What's not in your contract can hurt you

June 6, 2012
There are certain stand-alone provisions that can be added to most any contract to help protect your company. Here are a few.

What do you do when you receive a contract for signature? Do you read it? Mark it up? Try to change unfavorable langue? These are all good practices, but do you know what's missing?  What should be in there, but isn't? You can’t rely on the other party to make sure you are protected, so you have to add what may be missing. This is not easy. And sometimes adding language in one part of the contract can affect rights and remedies in another part. At a minimum, though, there are certain stand-alone provisions that can be added to most any contract to help protect your company. Here are a few.

Interest on unpaid funds:If none is stated, a contractor can end up financing construction work because it is cheaper for the owner to stall the contractor than borrow money. The rate should be high enough to compensate the contractor for its borrowing and administrative costs in the event that payment from the owner is delayed. Even in these days of historically low interest rates, it's not uncommon to see 9% or higher as the interest rate on unpaid funds.

Right to terminate for non-payment:A great interest rate doesn’t help if the entity that owes the money goes out of business. So, if the threat of interest penalties isn’t enough, what do you do? The key is to never get too far behind in payments. One way to enforce this approach, besides threats, is to make sure you have the right to stop work and ultimately terminate your contract if the owner or general contractor fails to make payment within a certain amount of time. Depending on the project, this can be anywhere from 30 to 60 days.

Right to verify that the customer has funds to pay the bills: Some form contracts give the contractor the right to demand evidence at the start of the job that the customer has money in the bank or arranged to borrow the full amount of the contract, and to receive similar information later if the contractor has reason to worry (such as slow pay or increasing scope through change orders).

Who decides when the work is done:Many contracts provide that funds will be released upon completion, or similar terms, but don't go on to say how that determination is made. Will it be up to the customer or a third-party inspector? Or will it be decided jointly by the contractor and the customer? What constitutes completion? Does a subcontractor have to wait until the project is substantially of fully complete? Contractors often spend a lot of time trying to meet unreasonable demands to get their retainage released. 

Dispute resolution: If you are an Ohio contractor doing tenant finish work in Alabama for a retail chain out of Montana, where will you have to go to collect your last $1,000? If it's Montana, you'll probably not spend the money to collect. Generally, the most acceptable middle ground is to provide that disputes will be resolved in the city where the project was constructed. 

Acceptable lien waiver, insurance certificate, surety bond: Many contracts require all these kinds of documents, but don't say what will be acceptable. This can cause a significant waste of time down the road, and can interfere with the timely commencement of the work and timely payment. Make sure the contract contains forms of the type you are comfortable with, perhaps ones your lawyer has reviewed for you.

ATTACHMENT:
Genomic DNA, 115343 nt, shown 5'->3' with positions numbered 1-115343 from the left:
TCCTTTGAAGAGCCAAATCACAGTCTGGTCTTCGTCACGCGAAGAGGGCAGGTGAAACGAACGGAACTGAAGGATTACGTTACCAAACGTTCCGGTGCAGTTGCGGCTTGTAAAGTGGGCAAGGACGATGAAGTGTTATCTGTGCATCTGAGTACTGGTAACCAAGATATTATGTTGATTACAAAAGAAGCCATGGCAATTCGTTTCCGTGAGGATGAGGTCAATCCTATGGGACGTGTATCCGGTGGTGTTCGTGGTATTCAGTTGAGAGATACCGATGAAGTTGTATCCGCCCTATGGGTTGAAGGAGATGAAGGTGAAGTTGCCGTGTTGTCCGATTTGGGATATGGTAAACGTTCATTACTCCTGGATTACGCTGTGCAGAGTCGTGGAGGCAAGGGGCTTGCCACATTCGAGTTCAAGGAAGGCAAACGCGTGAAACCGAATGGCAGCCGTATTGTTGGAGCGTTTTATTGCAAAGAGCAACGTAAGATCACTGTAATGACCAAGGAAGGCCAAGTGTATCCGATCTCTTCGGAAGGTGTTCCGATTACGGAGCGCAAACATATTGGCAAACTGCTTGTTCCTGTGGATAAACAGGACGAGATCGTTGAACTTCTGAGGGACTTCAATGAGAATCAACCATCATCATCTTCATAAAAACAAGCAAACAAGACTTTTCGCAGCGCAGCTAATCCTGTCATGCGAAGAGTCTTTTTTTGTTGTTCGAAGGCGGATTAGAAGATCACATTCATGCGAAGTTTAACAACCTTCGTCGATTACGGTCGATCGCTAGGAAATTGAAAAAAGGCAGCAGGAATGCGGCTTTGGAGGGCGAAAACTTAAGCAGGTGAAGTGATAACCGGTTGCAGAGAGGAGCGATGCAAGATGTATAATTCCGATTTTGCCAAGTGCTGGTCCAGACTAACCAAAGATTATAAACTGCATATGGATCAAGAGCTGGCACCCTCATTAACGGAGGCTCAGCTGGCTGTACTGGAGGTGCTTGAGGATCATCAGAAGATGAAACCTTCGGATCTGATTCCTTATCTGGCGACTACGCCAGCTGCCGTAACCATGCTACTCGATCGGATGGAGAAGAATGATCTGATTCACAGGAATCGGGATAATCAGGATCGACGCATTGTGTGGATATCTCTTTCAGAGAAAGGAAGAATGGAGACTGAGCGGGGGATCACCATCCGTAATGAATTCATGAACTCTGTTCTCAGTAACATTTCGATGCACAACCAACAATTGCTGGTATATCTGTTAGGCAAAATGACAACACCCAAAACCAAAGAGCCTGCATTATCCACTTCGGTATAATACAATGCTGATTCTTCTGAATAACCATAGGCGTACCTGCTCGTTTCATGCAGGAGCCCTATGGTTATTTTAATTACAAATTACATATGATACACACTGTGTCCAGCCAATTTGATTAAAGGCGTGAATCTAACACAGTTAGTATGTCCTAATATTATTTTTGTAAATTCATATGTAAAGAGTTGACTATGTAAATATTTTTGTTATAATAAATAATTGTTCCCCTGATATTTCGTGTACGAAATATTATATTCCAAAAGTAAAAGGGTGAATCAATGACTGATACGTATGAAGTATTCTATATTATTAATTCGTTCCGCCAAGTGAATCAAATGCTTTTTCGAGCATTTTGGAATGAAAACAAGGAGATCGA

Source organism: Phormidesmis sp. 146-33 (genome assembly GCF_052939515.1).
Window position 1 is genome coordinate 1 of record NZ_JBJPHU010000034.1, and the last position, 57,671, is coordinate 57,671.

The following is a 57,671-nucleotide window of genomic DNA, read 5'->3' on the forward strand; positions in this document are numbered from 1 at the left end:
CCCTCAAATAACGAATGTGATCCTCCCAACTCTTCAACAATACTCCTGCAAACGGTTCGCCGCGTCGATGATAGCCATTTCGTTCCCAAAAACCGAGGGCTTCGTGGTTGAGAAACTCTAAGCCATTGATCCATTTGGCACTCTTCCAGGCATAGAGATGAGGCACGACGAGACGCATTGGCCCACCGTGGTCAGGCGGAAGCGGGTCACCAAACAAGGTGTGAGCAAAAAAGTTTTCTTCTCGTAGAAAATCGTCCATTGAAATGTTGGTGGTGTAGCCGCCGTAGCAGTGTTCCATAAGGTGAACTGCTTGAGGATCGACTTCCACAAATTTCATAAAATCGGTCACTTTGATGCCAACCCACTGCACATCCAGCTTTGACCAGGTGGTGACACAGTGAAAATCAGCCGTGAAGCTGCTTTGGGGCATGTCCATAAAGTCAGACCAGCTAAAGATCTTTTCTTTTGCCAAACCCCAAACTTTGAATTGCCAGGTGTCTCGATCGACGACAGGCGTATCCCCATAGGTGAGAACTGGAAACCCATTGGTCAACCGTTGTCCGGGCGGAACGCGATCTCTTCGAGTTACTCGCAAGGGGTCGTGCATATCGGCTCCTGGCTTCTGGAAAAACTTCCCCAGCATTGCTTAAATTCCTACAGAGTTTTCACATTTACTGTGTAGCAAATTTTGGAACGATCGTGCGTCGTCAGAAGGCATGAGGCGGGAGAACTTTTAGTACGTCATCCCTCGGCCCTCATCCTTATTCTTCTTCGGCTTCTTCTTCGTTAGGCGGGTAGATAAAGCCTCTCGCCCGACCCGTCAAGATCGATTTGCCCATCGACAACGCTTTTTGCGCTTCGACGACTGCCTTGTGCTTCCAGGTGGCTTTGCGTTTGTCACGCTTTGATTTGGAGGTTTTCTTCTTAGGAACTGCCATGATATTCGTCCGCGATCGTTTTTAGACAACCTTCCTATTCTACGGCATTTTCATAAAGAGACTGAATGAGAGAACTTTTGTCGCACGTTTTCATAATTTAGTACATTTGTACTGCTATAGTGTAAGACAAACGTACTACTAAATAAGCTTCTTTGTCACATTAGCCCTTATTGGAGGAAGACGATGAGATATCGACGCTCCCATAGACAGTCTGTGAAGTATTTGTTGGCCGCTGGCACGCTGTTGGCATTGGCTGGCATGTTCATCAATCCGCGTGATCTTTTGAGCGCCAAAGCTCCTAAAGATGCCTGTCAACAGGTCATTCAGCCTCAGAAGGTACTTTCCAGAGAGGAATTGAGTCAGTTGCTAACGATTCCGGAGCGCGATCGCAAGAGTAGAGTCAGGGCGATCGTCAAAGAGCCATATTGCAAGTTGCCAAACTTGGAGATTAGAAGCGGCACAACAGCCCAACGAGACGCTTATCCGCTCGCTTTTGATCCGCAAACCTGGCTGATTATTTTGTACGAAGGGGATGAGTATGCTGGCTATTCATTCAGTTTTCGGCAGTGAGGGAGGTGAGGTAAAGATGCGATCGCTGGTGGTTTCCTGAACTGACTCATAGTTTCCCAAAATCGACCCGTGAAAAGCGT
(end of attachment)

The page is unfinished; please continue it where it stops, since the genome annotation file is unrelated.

A force majeure:It's easy enough to say that performance will be excused by events that are out of your control, but when they really occur, parties often have very different ideas about their severity or what to do about them. Is a price increase really something that a contractor shouldn't have to anticipate? How much does the price need to increase before it's an extra cost? How unusually severe is snow in April? What about equipment breakdown, shouldn't that have been anticipated? What if it's a difficult to replace crane?  The more that these events can be articulated and quantified, the fewer problems later.

Liquidated damages for delays:It is often better to pay an agreed amount of liquidated damages than some unknown amount of actual damages. With liquidated damages, at least you know what your exposure is ahead of time, even though having a liquidated damages provision makes it more likely you will pay something if you delay the project. If the contract does contain a liquidated damages clause, make sure the rate is reasonable and something you can pay. And don't forget about caps. You can negotiate a limitation on the total amount of liquidated damages for which you will be responsible if you breach tour contract. Combine the use of a cap with a statement that liquidated damages are the owner's or general's "exclusive remedy" for delays or late delivery, and you can limit your ultimate exposure in the event you miss a deadline or delay the project. 

These are just a sampling of the many items that are frequently not addressed in a written contract. In some cases, a statute may provide a default position, such as the rate of interest on unpaid funds (the statutory rate) or how disputes will be resolved (in court). Every state has different laws, however, and you can't assume what it will be. It is always in your interest to get agreements pinned down as much as possible, to avoid unpleasant surprises and wastes of time later on.

Michael Callahan is a partner at Stinson Morrison Hecker LLP (the same firm as long-time columnist Susan McGreevy) where he assists clients with all aspects of their construction law needs, including litigation. Contact him at [email protected].

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